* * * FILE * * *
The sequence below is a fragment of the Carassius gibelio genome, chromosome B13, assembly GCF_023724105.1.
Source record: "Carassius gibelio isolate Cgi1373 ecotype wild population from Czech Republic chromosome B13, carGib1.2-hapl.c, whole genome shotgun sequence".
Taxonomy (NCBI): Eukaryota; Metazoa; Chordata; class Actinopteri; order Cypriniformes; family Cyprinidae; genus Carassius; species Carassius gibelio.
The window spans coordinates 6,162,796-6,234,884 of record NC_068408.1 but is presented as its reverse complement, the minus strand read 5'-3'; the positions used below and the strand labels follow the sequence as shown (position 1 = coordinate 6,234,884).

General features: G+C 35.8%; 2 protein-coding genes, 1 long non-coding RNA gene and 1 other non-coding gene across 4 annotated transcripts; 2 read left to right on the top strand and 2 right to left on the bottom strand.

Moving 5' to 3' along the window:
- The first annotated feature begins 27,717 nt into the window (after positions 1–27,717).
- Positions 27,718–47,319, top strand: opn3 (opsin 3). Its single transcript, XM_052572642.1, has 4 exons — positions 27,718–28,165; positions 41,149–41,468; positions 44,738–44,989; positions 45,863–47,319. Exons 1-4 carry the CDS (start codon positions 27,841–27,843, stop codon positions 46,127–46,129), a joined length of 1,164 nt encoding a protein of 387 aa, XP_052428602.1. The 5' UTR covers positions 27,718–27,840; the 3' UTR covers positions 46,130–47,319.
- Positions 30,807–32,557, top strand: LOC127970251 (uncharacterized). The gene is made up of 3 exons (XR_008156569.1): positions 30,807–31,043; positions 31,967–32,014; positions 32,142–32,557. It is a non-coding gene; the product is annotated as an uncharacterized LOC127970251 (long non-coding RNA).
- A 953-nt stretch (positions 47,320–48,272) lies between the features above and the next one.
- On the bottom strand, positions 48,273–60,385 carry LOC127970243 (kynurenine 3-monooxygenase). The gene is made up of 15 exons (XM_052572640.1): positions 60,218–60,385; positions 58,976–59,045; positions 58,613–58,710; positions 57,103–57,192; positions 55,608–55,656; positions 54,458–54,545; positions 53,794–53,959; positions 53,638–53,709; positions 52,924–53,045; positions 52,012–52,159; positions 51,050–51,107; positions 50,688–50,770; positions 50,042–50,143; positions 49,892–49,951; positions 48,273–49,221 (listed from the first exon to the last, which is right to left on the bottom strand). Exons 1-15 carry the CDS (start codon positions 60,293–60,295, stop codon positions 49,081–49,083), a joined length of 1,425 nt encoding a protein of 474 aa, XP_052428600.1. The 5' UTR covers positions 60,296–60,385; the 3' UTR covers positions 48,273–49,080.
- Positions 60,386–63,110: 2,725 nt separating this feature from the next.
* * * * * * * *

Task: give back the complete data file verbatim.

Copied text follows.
The sequence below is a fragment of the Carassius gibelio genome, chromosome B13, assembly GCF_023724105.1.
Source record: "Carassius gibelio isolate Cgi1373 ecotype wild population from Czech Republic chromosome B13, carGib1.2-hapl.c, whole genome shotgun sequence".
Taxonomy (NCBI): Eukaryota; Metazoa; Chordata; class Actinopteri; order Cypriniformes; family Cyprinidae; genus Carassius; species Carassius gibelio.
The window spans coordinates 6,162,796-6,234,884 of record NC_068408.1 but is presented as its reverse complement, the minus strand read 5'-3'; the positions used below and the strand labels follow the sequence as shown (position 1 = coordinate 6,234,884).

General features: G+C 35.8%; 2 protein-coding genes, 1 long non-coding RNA gene and 1 other non-coding gene across 4 annotated transcripts; 2 read left to right on the top strand and 2 right to left on the bottom strand.

Moving 5' to 3' along the window:
- The first annotated feature begins 27,717 nt into the window (after positions 1–27,717).
- Positions 27,718–47,319, top strand: opn3 (opsin 3). Its single transcript, XM_052572642.1, has 4 exons — positions 27,718–28,165; positions 41,149–41,468; positions 44,738–44,989; positions 45,863–47,319. Exons 1-4 carry the CDS (start codon positions 27,841–27,843, stop codon positions 46,127–46,129), a joined length of 1,164 nt encoding a protein of 387 aa, XP_052428602.1. The 5' UTR covers positions 27,718–27,840; the 3' UTR covers positions 46,130–47,319.
- Positions 30,807–32,557, top strand: LOC127970251 (uncharacterized). The gene is made up of 3 exons (XR_008156569.1): positions 30,807–31,043; positions 31,967–32,014; positions 32,142–32,557. It is a non-coding gene; the product is annotated as an uncharacterized LOC127970251 (long non-coding RNA).
- A 953-nt stretch (positions 47,320–48,272) lies between the features above and the next one.
- On the bottom strand, positions 48,273–60,385 carry LOC127970243 (kynurenine 3-monooxygenase). The gene is made up of 15 exons (XM_052572640.1): positions 60,218–60,385; positions 58,976–59,045; positions 58,613–58,710; positions 57,103–57,192; positions 55,608–55,656; positions 54,458–54,545; positions 53,794–53,959; positions 53,638–53,709; positions 52,924–53,045; positions 52,012–52,159; positions 51,050–51,107; positions 50,688–50,770; positions 50,042–50,143; positions 49,892–49,951; positions 48,273–49,221 (listed from the first exon to the last, which is right to left on the bottom strand). Exons 1-15 carry the CDS (start codon positions 60,293–60,295, stop codon positions 49,081–49,083), a joined length of 1,425 nt encoding a protein of 474 aa, XP_052428600.1. The 5' UTR covers positions 60,296–60,385; the 3' UTR covers positions 48,273–49,080.
- Positions 60,386–63,110: 2,725 nt separating this feature from the next.